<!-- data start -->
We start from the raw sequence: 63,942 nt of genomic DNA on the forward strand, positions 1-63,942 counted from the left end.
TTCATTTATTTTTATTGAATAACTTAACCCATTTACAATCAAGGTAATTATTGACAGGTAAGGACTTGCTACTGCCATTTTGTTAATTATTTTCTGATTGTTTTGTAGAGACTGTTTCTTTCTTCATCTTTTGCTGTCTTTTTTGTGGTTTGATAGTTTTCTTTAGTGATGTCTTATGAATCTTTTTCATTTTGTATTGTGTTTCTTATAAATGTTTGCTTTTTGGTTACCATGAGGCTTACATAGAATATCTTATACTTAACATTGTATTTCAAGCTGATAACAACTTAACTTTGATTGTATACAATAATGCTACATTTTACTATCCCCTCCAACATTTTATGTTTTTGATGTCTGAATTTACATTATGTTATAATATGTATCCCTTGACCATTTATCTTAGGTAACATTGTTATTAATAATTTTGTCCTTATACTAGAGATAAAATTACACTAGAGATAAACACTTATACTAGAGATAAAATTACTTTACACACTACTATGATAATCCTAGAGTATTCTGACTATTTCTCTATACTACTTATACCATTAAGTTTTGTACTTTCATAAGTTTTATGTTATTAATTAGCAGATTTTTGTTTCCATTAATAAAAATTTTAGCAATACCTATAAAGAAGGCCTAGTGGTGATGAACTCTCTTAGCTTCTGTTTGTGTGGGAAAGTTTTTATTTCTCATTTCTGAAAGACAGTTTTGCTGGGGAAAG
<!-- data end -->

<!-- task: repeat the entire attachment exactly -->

We start from the raw sequence: 63,942 nt of genomic DNA on the forward strand, positions 1-63,942 counted from the left end.
TTCATTTATTTTTATTGAATAACTTAACCCATTTACAATCAAGGTAATTATTGACAGGTAAGGACTTGCTACTGCCATTTTGTTAATTATTTTCTGATTGTTTTGTAGAGACTGTTTCTTTCTTCATCTTTTGCTGTCTTTTTTGTGGTTTGATAGTTTTCTTTAGTGATGTCTTATGAATCTTTTTCATTTTGTATTGTGTTTCTTATAAATGTTTGCTTTTTGGTTACCATGAGGCTTACATAGAATATCTTATACTTAACATTGTATTTCAAGCTGATAACAACTTAACTTTGATTGTATACAATAATGCTACATTTTACTATCCCCTCCAACATTTTATGTTTTTGATGTCTGAATTTACATTATGTTATAATATGTATCCCTTGACCATTTATCTTAGGTAACATTGTTATTAATAATTTTGTCCTTATACTAGAGATAAAATTACACTAGAGATAAACACTTATACTAGAGATAAAATTACTTTACACACTACTATGATAATCCTAGAGTATTCTGACTATTTCTCTATACTACTTATACCATTAAGTTTTGTACTTTCATAAGTTTTATGTTATTAATTAGCAGATTTTTGTTTCCATTAATAAAAATTTTAGCAATACCTATAAAGAAGGCCTAGTGGTGATGAACTCTCTTAGCTTCTGTTTGTGTGGGAAAGTTTTTATTTCTCATTTCTGAAAGACAGTTTTGCTGGGGAAAG